In the early 2000s, I went to a store and bought a Netgear "network hub" either exactly this one, or extremely close to it: https://upload.wikimedia.org/wikipedia/commons/d/d9/4_port_netgear_ethernet_hub.jpg
I can't remember the exact model number or anything, so maybe this one is slightly different. But it looked like that one.
Is it really true that this device was so primitive as to send all data coming into it (from the Internet/cable modem), and any data being sent out from any PC connected to it, to all other nodes/network jacks? Or is that just some misconception that I have had for the last 20+ years?
Something about that sounds insanely wasteful, insecure and just plain illogical. It also seems like it would make a big mess of everything. If my brother surfed the Internet and made a request to example.com, while my PC was also powered on, did that "hub" really send the HTTP packets/data to my computer as well? So I could have sat there and sniffed and spied on anything he did?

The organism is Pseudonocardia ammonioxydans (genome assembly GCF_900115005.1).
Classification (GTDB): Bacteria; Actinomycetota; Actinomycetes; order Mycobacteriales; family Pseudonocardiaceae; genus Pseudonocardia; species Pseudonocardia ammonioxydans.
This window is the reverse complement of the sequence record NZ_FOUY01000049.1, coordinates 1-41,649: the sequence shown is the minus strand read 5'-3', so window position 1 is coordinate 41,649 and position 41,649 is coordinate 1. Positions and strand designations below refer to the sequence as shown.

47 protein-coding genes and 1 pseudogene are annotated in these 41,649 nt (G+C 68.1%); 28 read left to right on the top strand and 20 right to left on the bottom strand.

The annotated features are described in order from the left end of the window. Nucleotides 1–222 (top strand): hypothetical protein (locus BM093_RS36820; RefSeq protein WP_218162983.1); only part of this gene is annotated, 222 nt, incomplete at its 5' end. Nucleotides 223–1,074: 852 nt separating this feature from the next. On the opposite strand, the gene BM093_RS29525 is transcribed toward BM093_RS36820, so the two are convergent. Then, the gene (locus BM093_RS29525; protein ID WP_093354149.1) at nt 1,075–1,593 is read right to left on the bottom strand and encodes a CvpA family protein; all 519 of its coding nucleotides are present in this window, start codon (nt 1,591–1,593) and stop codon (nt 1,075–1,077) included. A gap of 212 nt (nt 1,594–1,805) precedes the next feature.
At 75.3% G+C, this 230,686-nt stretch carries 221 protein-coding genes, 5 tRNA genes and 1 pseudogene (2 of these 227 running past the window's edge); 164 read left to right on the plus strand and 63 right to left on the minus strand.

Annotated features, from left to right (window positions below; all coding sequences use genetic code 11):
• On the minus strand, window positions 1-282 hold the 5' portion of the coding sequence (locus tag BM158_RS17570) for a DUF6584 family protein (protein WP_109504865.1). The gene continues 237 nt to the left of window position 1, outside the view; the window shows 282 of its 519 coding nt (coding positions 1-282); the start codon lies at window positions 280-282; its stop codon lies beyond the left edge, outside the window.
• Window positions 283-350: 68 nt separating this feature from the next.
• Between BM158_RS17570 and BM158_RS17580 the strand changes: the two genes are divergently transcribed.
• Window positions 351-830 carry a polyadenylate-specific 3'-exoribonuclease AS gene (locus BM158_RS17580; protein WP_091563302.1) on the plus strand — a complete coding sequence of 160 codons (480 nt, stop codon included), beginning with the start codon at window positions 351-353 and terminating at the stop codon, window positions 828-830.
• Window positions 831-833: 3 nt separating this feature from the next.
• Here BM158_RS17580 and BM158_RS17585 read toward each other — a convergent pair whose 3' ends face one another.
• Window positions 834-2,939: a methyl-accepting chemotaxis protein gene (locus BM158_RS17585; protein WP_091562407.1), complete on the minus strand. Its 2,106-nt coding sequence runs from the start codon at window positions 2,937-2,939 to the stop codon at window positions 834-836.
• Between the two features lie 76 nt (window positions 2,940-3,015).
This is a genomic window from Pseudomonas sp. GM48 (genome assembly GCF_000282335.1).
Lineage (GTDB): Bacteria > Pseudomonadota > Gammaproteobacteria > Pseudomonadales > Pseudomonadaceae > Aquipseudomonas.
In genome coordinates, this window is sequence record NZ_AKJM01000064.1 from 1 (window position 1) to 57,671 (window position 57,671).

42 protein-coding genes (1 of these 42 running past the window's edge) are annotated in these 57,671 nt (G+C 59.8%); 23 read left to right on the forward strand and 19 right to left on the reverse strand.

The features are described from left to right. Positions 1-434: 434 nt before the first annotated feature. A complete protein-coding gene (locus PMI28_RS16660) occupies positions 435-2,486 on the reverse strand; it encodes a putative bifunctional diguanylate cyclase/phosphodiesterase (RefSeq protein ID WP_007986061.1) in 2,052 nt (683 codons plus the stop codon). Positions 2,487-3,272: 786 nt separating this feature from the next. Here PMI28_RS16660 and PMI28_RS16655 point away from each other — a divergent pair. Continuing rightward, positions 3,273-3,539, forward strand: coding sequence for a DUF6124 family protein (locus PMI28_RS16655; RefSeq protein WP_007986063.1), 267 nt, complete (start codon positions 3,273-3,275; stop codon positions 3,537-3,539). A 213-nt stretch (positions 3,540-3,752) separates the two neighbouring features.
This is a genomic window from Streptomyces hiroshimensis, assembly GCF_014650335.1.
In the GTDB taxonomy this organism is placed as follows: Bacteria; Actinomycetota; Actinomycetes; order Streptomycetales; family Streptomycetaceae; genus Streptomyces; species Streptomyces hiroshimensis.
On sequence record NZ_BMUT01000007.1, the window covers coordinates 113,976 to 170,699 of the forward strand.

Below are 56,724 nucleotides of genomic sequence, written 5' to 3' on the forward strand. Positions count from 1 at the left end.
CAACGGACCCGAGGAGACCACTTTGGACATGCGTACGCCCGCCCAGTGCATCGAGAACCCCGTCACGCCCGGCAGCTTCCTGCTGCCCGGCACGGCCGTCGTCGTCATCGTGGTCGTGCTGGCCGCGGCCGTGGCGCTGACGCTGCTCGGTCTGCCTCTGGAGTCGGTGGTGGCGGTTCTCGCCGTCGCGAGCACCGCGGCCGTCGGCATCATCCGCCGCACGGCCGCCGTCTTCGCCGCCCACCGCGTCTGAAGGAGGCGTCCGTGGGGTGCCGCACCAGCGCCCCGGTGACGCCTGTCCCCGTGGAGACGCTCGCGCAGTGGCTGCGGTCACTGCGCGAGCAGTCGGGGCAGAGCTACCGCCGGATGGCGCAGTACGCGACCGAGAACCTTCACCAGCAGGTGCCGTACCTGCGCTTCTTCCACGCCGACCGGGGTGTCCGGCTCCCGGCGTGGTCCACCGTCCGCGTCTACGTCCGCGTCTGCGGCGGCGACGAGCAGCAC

If true, how did my computer know what to "reject" and what to handle? It just seems... weird. Was it really such a "major feature" to send packets to the right "node" that they had to make a whole new class of products called "network switch"? It doesn't seem reasonable. It's almost as if a "network hub" was invented in the 15th century or something. I must have got this wrong. Please tell me I have.